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Evening Standard
Evening Standard
Ross Lydall

First look inside Silvertown tunnel as TfL confirms summer 2025 opening

Motorists will have to pay tolls to use two tunnels under the Thames in little over a year, Transport for London have confirmed.

It said the £2bn Silvertown tunnel would open in “summer 2025” – at which time tolls, charged at the same rate, will also be introduced on the nearby Blackwall tunnel.

TfL granted the Evening Standard access to the Silvertown tunnel site last week to show how work – which is four years behind the original opening date envisaged by previous mayor Boris Johnson – is progressing.

The tunnel boring machine completed its “return journey” digging the two tunnels last August. The route extends from the Royal Docks – only a few hundred yards from City Hall – on the north side of the Thames to north Greenwich, adjacent to the southbound exit from the Blackwall tunnel.

TfL’s contractors are now completing the “cut and cover” sections to link the tunnels to the existing road network.

While this is being done, the southbound exit and northbound approach to the Blackwall tunnel have been reduced from three lanes to two – worsening the delays that Mayor Sadiq Khan uses to justify pressing ahead with the Silvertown tunnel construction in the face of environmental concerns.

Construction is costing about £1bn – with a further £1.2bn due in annual repayments over the next 25 years under the PFI contract that TfL signed in preference to paying for the work outright, in order to prevent cash being diverted from Tube upgrades and extensions.

David Rowe, TfL’s director of investment planning, said the tunnel would lead to a “much improved situation in terms of better air quality”.


Each tunnel will have two lanes – one for buses and the other for cars and lorries. Cyclists will be banned from riding through the tunnel. Instead they will be able to load their bike onto a cyclists-only bus.

TfL is due to announce this autumn the amount that drivers will be charged to use the tunnels. A levy of about £4 per crossing is expected for cars, though local drivers may receive discounts.

Mr Rowe said: “Having Silvertown will ensure people have a reliable way to cross the river. The user charge ensures we don’t attract any more vehicles to this part of London but that we do enable more trips by public transport.

“This scheme is fundamentally three things: it’s the new crossing, it’s the user charge and it’s the new cross-river bus services. You are not attracting more traffic but you are solving the problems you have got with congestion. These are the critical three elements that all need to work together to ensure the success of the scheme.”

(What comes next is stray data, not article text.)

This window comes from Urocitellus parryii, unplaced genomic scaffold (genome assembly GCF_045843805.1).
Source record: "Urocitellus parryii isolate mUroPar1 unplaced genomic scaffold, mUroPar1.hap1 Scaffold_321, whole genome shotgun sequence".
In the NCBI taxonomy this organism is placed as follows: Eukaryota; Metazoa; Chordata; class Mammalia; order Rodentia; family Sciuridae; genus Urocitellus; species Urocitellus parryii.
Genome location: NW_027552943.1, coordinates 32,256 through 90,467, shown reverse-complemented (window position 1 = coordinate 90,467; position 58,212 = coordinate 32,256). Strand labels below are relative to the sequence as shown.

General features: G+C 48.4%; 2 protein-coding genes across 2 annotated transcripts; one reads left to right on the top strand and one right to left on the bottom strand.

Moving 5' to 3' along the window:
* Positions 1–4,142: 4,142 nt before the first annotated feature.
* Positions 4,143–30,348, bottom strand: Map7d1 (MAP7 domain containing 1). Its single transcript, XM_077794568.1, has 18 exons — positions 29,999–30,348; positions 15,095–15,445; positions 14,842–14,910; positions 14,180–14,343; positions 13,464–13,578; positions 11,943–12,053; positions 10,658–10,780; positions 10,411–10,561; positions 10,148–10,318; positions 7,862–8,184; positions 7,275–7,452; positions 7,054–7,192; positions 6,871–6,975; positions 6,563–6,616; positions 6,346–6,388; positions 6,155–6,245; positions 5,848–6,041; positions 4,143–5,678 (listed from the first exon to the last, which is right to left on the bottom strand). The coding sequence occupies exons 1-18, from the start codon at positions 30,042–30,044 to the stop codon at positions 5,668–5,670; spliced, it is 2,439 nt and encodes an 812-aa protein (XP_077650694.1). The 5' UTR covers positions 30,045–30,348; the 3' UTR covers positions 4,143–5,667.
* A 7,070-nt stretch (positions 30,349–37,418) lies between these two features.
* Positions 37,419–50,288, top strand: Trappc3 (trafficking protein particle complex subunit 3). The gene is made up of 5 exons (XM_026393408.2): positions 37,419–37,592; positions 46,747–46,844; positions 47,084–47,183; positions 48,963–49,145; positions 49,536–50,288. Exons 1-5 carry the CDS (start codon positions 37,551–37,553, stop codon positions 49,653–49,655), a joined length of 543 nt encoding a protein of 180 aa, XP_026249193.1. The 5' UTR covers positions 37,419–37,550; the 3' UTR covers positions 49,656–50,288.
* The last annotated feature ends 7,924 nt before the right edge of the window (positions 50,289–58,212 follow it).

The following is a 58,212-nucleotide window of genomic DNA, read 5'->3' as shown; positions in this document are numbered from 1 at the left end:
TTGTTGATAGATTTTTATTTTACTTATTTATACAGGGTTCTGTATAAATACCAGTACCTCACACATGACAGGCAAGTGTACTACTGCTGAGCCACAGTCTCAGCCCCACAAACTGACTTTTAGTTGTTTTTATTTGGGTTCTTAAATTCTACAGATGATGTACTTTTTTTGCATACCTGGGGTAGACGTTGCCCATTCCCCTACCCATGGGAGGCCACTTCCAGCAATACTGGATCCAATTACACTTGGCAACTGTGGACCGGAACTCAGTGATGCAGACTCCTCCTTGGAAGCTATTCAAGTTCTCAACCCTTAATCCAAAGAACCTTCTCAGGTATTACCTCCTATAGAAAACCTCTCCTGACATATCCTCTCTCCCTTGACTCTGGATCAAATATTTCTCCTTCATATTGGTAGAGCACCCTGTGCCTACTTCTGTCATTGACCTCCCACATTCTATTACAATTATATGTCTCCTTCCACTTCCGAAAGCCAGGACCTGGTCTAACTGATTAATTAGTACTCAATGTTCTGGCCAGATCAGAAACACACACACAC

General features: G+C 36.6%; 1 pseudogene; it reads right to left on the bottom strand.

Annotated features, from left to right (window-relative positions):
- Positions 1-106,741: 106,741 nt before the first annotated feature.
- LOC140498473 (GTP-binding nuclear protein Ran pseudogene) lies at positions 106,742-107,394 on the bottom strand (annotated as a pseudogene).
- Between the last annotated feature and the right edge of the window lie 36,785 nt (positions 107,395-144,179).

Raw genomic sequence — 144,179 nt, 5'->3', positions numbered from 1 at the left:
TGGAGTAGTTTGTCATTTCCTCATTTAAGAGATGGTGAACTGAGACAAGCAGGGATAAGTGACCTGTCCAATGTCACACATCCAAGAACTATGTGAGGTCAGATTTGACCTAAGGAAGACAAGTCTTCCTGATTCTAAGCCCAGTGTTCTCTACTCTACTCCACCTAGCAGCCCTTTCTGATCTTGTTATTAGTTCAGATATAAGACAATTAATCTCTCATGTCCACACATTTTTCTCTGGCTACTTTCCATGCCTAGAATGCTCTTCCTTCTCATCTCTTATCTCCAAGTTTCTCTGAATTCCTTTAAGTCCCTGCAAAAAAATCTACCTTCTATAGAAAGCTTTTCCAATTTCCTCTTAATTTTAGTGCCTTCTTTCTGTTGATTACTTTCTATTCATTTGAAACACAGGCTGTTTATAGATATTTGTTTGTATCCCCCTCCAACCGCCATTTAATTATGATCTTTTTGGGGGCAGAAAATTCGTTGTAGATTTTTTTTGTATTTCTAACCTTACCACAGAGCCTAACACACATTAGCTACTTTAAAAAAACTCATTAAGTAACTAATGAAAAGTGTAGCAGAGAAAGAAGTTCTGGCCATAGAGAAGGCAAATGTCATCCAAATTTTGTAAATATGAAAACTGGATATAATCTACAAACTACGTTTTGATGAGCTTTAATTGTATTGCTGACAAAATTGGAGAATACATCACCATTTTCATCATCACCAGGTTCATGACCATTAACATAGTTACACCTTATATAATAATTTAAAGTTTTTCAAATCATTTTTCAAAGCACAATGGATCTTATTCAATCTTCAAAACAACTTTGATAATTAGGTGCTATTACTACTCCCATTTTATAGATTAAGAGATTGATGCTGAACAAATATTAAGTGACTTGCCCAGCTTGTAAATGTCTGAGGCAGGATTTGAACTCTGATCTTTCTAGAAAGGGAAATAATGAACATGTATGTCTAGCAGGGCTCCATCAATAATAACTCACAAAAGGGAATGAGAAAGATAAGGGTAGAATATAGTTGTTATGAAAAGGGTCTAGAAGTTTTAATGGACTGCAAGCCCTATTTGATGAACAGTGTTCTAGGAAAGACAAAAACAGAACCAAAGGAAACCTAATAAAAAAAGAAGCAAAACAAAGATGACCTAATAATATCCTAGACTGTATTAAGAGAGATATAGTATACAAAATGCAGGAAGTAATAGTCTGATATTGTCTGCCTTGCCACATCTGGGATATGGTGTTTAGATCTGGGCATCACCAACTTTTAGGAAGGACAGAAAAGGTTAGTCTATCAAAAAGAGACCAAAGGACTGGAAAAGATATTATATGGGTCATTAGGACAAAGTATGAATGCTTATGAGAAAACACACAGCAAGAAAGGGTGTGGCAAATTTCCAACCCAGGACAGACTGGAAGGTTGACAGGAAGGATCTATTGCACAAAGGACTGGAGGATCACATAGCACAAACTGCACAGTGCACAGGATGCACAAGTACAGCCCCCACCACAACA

At present, the Blackwall tunnels – which link the A2 and A12 - are used by about 100,000 vehicles a day, with drivers not having to pay a toll.

Asked if he was sure building the Silvertown tunnel was still the “right thing to do”, Mr Khan told the Standard: “Absolutely.”

He said: “I have seen the congestion. I have seen the consequences when the Blackwall tunnel is closed on a regular basis, of the east of our city not having the investment the west does.

“It’s not fair for those people in that part of London who can’t use the bus because it’s so unreliable because it goes through Blackwall tunnel. They breathe in the poison because of the congestion. When there is a five-minute delay on the Blackwall tunnel it leads to a three-mile tailback.”

He denied that the Silvertown tunnel – which, unlike the northbound Blackwall tunnel, will be big enough to be used by the biggest lorries – would lead to more HGVs driving through Greenwich and Newham.

“They will be Ulez compliant when it comes to HGVs,” he said. “We also know that most HGVs go around London because of the low emission zone.”

Dominic Leggett, of the Anti-Silvertown campaign group, said: "Whether or not Blackwall is tolled - which is a decision that's entirely up to future mayors - TfL's own figures show that opening Silvertown to general traffic now will always lock in a substantial increase in traffic, local pollution, and carbon emissions for decades to come, and undermine all the mayor's pollution and climate targets.

“Given he knows these fact, he needs to have the courage to act urgently to review the scheme, and prevent the significant harm it will otherwise do to some of London's most vulnerable residents.

“We suggest reserving the new tunnel for public transport and active travel only, which will allow this £2bn project to support his vitally important health, pollution and climate targets, rather than undermining them."

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